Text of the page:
3

On a Solaris 8 server, how do I find out what process is listening on a given port? The Windows implementation of 'netstat' offers the -o and -b switches, which show the owning process ID and name respectively. Is there an equivalent under Solaris?

6

lsof -i

Doesn't come installed by default, but you can get Solaris version from http://www.sunfreeware.com/

4
  • Which netstat option provides the owning process under Solaris? I can't seem to find one in the man page? docs.sun.com/app/docs/doc/816-1055/6m7gh31ha?a=view May 8 '09 at 9:30
  • You're right, thought it's like Linux netstat. But in Solaris -p has different meaning.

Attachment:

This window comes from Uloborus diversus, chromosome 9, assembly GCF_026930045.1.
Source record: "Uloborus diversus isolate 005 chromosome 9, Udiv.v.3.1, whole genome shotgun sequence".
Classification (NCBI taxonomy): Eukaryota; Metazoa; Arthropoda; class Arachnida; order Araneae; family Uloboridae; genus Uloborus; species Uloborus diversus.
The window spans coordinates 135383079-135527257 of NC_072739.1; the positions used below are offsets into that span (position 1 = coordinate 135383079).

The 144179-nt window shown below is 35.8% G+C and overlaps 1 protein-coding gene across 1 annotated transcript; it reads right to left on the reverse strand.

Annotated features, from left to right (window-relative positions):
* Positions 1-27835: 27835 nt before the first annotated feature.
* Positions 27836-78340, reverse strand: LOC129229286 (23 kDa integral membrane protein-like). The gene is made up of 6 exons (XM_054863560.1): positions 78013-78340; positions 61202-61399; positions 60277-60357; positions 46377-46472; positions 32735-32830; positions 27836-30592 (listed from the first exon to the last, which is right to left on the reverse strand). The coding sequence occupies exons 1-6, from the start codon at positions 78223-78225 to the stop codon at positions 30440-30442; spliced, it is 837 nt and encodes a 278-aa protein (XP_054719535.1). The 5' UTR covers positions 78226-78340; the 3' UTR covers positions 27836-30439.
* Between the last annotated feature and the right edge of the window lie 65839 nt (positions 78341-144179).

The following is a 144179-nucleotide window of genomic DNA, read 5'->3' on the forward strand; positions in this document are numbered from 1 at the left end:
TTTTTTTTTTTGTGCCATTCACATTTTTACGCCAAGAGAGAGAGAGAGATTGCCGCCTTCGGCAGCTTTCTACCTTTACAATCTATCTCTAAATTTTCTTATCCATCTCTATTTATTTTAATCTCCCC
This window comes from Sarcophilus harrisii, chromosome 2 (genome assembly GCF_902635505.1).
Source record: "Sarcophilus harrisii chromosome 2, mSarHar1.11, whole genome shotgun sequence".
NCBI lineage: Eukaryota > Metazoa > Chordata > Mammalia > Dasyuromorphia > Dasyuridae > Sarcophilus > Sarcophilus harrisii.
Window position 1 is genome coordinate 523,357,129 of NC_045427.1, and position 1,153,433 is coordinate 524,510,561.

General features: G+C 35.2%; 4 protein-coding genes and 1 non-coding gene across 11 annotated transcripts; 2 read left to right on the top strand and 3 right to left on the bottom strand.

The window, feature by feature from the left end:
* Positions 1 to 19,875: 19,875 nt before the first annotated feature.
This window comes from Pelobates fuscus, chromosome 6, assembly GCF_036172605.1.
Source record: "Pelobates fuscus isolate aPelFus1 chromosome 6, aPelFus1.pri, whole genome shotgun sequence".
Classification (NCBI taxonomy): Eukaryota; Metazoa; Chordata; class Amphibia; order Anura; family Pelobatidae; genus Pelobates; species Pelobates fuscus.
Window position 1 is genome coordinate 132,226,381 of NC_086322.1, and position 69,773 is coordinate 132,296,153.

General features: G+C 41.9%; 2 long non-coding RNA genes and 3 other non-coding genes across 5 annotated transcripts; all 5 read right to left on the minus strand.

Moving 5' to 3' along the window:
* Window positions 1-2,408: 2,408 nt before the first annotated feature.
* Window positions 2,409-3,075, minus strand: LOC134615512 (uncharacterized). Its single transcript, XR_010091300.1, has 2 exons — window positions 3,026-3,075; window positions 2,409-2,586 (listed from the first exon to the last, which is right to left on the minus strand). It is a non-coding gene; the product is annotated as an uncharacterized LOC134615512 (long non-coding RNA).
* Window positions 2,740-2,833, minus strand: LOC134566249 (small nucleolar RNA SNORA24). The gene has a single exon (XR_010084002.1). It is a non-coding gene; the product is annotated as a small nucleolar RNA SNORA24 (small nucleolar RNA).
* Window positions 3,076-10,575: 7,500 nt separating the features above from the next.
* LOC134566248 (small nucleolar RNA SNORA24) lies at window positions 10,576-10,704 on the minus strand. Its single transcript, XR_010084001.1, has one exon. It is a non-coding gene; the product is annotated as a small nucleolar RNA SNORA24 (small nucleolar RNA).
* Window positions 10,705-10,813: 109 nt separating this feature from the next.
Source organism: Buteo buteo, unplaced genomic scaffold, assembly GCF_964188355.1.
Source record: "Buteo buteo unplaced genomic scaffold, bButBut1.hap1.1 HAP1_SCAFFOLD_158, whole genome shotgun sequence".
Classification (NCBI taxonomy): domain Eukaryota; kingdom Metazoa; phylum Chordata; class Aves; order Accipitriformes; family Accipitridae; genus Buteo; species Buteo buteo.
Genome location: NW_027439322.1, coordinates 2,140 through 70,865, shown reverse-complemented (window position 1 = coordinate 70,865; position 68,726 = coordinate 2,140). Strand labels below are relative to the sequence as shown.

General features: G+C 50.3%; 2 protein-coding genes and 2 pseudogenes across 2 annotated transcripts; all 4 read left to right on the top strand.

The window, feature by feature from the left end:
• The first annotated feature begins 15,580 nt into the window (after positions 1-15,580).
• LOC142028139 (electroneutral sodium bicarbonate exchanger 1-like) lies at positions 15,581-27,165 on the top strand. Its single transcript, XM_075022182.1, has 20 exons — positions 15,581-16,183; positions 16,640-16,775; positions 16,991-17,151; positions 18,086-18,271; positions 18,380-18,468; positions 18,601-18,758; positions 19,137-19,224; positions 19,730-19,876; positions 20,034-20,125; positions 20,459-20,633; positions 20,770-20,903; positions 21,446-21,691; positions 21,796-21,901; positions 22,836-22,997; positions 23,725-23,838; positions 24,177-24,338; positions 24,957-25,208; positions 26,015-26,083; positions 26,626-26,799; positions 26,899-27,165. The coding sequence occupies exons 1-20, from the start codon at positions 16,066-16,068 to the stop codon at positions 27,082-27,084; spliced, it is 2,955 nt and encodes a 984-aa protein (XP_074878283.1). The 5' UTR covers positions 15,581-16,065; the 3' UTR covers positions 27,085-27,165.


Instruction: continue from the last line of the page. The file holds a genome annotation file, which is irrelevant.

– vartec
    May 8 '09 at 9:43
  • +1 for lsof, definitely worth the trouble of installing. -i takes arguments of protocol and protocol:port, so you can do something like lsof -i TCP:25 to find out who's listening to 25/tcp (hopefully your mail server!)
    – jj33
    May 8 '09 at 12:18
  • Great answer, i'm never going to struggle with netstat -anp | grep again May 9 '09 at 14:56
4

If you don't want to or can't install lsof, you can also try the command pfiles. It prints out all the sockets open by a given process. If you had no other choice, you could iterate over all the PIDs and find the one listening to, say, port 25:

PORT=25
for p in $(ps -eo pid)
do
  OUT=$(pfiles $p)
  if [[ "$OUT" =~ port:\ ${PORT} ]]
  then
    echo $p
  fi
done

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